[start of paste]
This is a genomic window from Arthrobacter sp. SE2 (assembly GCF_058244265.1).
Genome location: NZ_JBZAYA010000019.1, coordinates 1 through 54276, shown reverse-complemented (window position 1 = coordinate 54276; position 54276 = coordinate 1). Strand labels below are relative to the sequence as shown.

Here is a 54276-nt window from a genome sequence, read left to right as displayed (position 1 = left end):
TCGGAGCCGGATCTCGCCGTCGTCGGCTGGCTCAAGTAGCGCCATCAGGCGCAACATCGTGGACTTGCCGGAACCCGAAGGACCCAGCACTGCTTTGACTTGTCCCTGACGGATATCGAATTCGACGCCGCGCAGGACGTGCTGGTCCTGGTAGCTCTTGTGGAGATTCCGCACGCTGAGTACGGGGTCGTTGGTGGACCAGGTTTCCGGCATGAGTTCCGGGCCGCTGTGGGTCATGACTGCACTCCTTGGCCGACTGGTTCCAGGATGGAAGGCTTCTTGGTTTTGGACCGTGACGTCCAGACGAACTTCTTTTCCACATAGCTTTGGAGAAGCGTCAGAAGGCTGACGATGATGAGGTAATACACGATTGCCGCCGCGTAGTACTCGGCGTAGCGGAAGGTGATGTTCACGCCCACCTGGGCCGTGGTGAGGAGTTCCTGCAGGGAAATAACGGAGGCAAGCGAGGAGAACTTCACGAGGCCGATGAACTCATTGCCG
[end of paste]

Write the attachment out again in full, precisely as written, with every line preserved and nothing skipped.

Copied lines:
This is a genomic window from Arthrobacter sp. SE2 (assembly GCF_058244265.1).
Genome location: NZ_JBZAYA010000019.1, coordinates 1 through 54276, shown reverse-complemented (window position 1 = coordinate 54276; position 54276 = coordinate 1). Strand labels below are relative to the sequence as shown.

Here is a 54276-nt window from a genome sequence, read left to right as displayed (position 1 = left end):
TCGGAGCCGGATCTCGCCGTCGTCGGCTGGCTCAAGTAGCGCCATCAGGCGCAACATCGTGGACTTGCCGGAACCCGAAGGACCCAGCACTGCTTTGACTTGTCCCTGACGGATATCGAATTCGACGCCGCGCAGGACGTGCTGGTCCTGGTAGCTCTTGTGGAGATTCCGCACGCTGAGTACGGGGTCGTTGGTGGACCAGGTTTCCGGCATGAGTTCCGGGCCGCTGTGGGTCATGACTGCACTCCTTGGCCGACTGGTTCCAGGATGGAAGGCTTCTTGGTTTTGGACCGTGACGTCCAGACGAACTTCTTTTCCACATAGCTTTGGAGAAGCGTCAGAAGGCTGACGATGATGAGGTAATACACGATTGCCGCCGCGTAGTACTCGGCGTAGCGGAAGGTGATGTTCACGCCCACCTGGGCCGTGGTGAGGAGTTCCTGCAGGGAAATAACGGAGGCAAGCGAGGAGAACTTCACGAGGCCGATGAACTCATTGCCG